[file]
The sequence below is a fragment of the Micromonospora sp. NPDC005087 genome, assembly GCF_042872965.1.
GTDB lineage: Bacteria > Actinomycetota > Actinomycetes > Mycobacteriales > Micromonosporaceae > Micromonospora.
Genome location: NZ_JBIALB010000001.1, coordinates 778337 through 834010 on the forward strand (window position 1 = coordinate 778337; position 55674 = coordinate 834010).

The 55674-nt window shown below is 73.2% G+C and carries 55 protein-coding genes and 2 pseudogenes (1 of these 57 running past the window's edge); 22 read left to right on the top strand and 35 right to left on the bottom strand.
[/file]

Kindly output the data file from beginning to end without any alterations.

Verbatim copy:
The sequence below is a fragment of the Micromonospora sp. NPDC005087 genome, assembly GCF_042872965.1.
GTDB lineage: Bacteria > Actinomycetota > Actinomycetes > Mycobacteriales > Micromonosporaceae > Micromonospora.
Genome location: NZ_JBIALB010000001.1, coordinates 778337 through 834010 on the forward strand (window position 1 = coordinate 778337; position 55674 = coordinate 834010).

The 55674-nt window shown below is 73.2% G+C and carries 55 protein-coding genes and 2 pseudogenes (1 of these 57 running past the window's edge); 22 read left to right on the top strand and 35 right to left on the bottom strand.